“We’re now working from a position that’s virtually irredeemable,” said South African Cardinal Wilfrid Fox Napier, referring to the media coverage. “The message has gone out that this is what synod is saying, that this is what the Catholic Church is saying,” he said. “Whatever we say hereafter will seem like we’re doing damage control.”
With a week still remaining before this session of the Synod concludes, it seems clear that critics of the relatio will organize a strong campaign to ensure that the Synod’s final document is very different from the interim report.
- Declaration of the director of the Holy See Press Office on behalf of the General Secretariat of the Synod of Bishops (VIS)
- Cardinal Burke: Synod's mid-term report "lacks a solid foundation in the Sacred Scriptures and the Magisterium" (Catholic World Report)
- Some bishops want a do-over (Crux)
- Abp. G?decki: Synod document departs from the teaching of John Paul II and succumbs to anti-marriage ideology (Catholic World Report)
- Vatican synod: Victory for Pope Francis on gay issues (BBC)
Posted by: unum -
Oct. 15, 2014 8:49 AM ET USA
It is clear that Msgr. Bruno Forte used his position as an appointee of the Pope to manipulate the press release to favor his views. Pope Francis needs to make better appointments in the future or his credibility will be severely damaged.
Posted by: feedback -
Oct. 15, 2014 2:31 AM ET USA
It would be helpful to know what kind of "gifts and qualities" Sodomites "offer to the Christian community" that have never been noticed in 2000 years of history of the Church and before? Many things about this Synod were wrong from the start: use of labels "conservative" / "very conservative," lay speakers with focus on fringe behavior, lack of clear objectives for the meeting. But thank God for the voices of faithful Catholic Bishops emerging from the chatter. Good things still could happen.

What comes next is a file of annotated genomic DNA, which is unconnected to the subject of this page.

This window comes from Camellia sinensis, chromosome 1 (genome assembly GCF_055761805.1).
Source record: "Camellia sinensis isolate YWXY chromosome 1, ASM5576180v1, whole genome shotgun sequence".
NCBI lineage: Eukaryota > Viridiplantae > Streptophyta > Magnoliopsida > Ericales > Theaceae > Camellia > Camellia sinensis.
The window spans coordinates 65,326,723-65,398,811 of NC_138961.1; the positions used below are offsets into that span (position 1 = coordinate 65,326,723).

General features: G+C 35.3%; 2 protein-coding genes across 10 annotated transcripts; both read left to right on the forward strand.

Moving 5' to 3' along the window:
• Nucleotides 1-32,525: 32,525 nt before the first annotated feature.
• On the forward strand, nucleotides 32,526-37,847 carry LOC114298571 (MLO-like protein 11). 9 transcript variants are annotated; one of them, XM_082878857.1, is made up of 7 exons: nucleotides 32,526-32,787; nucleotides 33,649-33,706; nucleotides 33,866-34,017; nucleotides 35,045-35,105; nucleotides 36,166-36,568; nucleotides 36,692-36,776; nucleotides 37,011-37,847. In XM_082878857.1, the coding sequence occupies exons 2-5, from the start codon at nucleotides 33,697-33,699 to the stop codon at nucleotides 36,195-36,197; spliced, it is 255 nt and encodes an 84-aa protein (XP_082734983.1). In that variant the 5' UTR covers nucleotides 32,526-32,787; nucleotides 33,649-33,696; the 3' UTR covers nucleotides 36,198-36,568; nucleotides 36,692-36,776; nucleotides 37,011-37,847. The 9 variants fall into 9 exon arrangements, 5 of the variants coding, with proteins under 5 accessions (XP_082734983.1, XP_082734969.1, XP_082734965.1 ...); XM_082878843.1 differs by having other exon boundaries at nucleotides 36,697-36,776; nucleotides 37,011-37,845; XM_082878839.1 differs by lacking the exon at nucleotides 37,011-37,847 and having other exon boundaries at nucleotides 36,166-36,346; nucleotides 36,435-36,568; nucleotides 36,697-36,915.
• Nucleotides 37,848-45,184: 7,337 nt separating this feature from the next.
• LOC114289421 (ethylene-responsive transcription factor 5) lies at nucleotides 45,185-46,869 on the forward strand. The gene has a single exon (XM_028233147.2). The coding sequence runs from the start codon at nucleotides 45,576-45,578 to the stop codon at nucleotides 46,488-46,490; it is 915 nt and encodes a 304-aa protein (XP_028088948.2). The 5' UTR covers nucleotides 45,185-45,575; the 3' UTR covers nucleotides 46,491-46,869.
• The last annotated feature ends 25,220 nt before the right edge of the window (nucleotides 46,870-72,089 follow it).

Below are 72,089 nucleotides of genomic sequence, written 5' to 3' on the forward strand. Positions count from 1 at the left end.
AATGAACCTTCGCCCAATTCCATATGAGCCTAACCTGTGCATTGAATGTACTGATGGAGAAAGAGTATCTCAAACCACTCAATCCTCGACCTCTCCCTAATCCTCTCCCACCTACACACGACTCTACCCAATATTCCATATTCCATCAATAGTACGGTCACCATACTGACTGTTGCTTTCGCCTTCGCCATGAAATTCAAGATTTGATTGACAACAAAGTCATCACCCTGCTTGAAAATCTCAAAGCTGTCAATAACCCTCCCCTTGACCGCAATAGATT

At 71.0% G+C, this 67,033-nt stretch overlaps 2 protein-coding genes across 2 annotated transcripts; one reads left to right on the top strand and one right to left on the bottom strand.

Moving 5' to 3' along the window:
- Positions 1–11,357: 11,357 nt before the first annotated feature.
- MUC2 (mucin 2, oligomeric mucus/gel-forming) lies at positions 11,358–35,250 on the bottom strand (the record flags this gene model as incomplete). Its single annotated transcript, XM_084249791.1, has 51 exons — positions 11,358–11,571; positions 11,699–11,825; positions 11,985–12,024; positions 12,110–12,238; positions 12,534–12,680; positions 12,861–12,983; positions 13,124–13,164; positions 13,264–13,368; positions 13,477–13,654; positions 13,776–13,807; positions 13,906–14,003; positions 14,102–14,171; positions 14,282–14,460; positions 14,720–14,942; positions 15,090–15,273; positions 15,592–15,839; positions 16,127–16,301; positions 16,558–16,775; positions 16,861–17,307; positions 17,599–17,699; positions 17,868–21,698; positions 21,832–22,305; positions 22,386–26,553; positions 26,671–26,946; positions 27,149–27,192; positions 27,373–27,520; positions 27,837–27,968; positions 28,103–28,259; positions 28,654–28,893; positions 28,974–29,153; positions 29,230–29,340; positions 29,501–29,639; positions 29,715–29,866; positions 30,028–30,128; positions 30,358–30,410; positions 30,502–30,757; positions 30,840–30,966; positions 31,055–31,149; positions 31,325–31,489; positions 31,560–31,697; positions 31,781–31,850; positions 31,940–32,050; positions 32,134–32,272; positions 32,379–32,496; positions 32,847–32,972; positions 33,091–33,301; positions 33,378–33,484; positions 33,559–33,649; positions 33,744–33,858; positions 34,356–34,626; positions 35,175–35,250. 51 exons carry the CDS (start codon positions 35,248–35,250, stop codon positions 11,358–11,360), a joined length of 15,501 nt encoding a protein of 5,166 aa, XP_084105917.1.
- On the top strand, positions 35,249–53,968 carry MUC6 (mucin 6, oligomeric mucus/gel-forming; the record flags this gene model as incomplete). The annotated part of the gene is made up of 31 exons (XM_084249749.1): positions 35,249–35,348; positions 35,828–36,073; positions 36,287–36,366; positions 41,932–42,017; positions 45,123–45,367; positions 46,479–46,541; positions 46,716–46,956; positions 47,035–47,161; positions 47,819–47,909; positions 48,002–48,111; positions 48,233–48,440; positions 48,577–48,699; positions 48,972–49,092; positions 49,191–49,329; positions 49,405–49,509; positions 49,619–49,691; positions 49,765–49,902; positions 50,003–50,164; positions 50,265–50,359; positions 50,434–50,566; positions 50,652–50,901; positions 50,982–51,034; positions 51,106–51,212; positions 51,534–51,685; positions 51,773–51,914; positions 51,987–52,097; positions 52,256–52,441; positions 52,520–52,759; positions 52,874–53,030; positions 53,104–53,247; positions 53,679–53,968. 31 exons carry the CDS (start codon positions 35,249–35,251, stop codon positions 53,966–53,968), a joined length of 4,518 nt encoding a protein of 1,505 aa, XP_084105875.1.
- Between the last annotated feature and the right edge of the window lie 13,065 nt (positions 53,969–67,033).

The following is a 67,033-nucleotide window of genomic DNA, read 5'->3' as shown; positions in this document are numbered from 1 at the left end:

Posted by: skall391825 -
Oct. 14, 2014 8:04 PM ET USA
“We’re now working from a position that’s virtually irredeemable,” said South African Cardinal Wilfrid Fox Napier, referring to the media coverage. “The message has gone out that this is what synod is saying, that this is what the Catholic Church is saying,” he said. “Whatever we say hereafter will seem like we’re doing damage control.” That statement has more value than the entire the relatio, and maybe more than the Synod will have.
Posted by: shrink -
Oct. 14, 2014 7:24 PM ET USA
“We’re now working from a position that’s virtually irredeemable” Just so. As it was planned all along.
Posted by: shrink -
Oct. 14, 2014 7:10 PM ET USA
“a value has been attributed to the document that does not correspond to its nature.” Seems like a round-about way of acknowledging that there are a group of prelates who are liars?